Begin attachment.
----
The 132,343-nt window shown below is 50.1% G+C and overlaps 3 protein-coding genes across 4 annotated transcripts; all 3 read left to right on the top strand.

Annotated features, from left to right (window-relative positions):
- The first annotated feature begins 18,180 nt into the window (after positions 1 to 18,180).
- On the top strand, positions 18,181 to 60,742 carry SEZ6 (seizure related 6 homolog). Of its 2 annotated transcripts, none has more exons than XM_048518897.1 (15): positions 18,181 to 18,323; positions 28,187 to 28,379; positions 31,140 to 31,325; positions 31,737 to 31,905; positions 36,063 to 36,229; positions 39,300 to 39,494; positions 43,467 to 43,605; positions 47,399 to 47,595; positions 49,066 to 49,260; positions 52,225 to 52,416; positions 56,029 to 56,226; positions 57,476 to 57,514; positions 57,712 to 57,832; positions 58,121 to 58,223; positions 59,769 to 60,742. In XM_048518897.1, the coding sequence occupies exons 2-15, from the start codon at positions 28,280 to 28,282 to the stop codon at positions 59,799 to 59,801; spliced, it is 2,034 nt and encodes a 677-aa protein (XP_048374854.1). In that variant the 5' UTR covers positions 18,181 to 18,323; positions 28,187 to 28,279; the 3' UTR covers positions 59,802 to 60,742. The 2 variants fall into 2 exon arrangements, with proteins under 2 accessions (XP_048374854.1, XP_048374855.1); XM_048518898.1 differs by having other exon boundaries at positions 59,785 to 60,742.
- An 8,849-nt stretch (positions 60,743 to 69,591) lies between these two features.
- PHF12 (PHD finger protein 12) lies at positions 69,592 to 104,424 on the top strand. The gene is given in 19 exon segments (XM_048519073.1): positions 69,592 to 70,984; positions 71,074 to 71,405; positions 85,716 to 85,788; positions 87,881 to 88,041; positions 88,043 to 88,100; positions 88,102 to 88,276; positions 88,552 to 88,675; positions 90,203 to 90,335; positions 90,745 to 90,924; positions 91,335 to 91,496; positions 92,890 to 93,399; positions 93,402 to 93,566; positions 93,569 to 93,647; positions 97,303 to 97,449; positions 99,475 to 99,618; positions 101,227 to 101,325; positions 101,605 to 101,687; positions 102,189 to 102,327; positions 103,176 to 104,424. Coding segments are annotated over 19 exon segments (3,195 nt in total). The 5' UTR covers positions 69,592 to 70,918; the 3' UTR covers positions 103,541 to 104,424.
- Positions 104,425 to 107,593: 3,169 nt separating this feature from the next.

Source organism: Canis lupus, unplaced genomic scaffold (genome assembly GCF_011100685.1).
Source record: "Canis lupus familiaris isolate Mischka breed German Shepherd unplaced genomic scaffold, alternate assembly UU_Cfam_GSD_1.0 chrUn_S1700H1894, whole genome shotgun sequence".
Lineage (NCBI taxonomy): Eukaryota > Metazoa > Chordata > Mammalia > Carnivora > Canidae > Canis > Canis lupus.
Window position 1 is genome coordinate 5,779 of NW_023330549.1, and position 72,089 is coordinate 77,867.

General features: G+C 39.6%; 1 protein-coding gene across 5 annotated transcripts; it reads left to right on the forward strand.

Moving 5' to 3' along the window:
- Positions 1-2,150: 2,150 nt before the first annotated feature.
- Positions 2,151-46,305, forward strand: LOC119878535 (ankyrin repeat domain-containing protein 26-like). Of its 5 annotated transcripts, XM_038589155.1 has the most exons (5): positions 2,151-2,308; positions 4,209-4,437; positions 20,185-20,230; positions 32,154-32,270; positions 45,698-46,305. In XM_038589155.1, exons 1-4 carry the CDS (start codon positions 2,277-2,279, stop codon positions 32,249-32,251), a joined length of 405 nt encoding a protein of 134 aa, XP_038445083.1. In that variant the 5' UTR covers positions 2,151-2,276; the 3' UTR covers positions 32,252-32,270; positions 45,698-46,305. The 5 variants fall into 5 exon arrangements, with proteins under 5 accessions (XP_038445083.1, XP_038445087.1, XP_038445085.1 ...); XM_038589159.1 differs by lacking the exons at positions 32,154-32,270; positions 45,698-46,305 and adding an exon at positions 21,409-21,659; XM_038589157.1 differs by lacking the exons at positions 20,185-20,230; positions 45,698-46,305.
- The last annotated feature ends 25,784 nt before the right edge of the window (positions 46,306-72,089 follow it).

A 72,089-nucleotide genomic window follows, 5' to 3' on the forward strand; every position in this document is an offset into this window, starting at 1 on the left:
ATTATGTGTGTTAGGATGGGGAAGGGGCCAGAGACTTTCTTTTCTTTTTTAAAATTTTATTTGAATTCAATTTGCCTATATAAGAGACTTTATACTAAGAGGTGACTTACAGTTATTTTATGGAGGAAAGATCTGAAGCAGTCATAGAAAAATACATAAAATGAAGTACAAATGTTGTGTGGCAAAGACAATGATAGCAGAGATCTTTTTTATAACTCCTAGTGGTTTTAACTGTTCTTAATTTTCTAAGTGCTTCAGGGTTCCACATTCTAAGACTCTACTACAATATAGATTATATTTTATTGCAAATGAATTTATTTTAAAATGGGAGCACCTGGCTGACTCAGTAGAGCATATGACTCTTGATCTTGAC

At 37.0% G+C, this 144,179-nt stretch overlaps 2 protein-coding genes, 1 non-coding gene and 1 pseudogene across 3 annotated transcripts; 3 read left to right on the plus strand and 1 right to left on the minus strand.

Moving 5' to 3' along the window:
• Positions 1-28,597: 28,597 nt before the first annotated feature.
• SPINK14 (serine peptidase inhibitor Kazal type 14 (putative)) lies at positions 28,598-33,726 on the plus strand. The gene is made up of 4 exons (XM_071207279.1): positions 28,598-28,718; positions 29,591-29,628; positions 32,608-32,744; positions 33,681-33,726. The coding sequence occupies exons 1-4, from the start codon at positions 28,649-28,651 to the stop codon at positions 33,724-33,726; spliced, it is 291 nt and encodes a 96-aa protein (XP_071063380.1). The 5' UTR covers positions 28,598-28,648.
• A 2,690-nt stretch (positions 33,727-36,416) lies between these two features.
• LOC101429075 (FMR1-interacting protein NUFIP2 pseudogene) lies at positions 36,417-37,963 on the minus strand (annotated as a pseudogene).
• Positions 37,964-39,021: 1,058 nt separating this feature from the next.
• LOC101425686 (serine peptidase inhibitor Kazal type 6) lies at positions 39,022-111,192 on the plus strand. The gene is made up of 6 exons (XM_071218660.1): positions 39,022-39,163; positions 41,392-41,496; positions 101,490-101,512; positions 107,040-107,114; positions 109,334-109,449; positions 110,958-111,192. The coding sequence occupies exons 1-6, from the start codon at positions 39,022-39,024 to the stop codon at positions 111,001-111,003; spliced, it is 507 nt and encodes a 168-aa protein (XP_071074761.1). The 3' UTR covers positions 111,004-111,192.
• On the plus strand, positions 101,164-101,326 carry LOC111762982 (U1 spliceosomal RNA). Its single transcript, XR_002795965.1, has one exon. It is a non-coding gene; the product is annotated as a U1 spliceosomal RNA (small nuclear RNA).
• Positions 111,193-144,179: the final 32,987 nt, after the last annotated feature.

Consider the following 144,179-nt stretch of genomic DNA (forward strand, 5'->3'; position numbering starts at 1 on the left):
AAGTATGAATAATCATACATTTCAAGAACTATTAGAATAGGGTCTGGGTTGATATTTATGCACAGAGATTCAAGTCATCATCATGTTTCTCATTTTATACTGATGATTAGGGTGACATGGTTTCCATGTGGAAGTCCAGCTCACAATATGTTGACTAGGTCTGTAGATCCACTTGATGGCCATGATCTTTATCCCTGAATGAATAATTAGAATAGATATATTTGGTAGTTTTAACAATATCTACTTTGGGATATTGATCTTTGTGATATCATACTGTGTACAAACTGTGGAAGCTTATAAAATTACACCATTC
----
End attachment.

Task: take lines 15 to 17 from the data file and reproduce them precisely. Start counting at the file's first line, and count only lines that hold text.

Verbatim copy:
- Positions 2,151-46,305, forward strand: LOC119878535 (ankyrin repeat domain-containing protein 26-like). Of its 5 annotated transcripts, XM_038589155.1 has the most exons (5): positions 2,151-2,308; positions 4,209-4,437; positions 20,185-20,230; positions 32,154-32,270; positions 45,698-46,305. In XM_038589155.1, exons 1-4 carry the CDS (start codon positions 2,277-2,279, stop codon positions 32,249-32,251), a joined length of 405 nt encoding a protein of 134 aa, XP_038445083.1. In that variant the 5' UTR covers positions 2,151-2,276; the 3' UTR covers positions 32,252-32,270; positions 45,698-46,305. The 5 variants fall into 5 exon arrangements, with proteins under 5 accessions (XP_038445083.1, XP_038445087.1, XP_038445085.1 ...); XM_038589159.1 differs by lacking the exons at positions 32,154-32,270; positions 45,698-46,305 and adding an exon at positions 21,409-21,659; XM_038589157.1 differs by lacking the exons at positions 20,185-20,230; positions 45,698-46,305.
- The last annotated feature ends 25,784 nt before the right edge of the window (positions 46,306-72,089 follow it).

A 72,089-nucleotide genomic window follows, 5' to 3' on the forward strand; every position in this document is an offset into this window, starting at 1 on the left: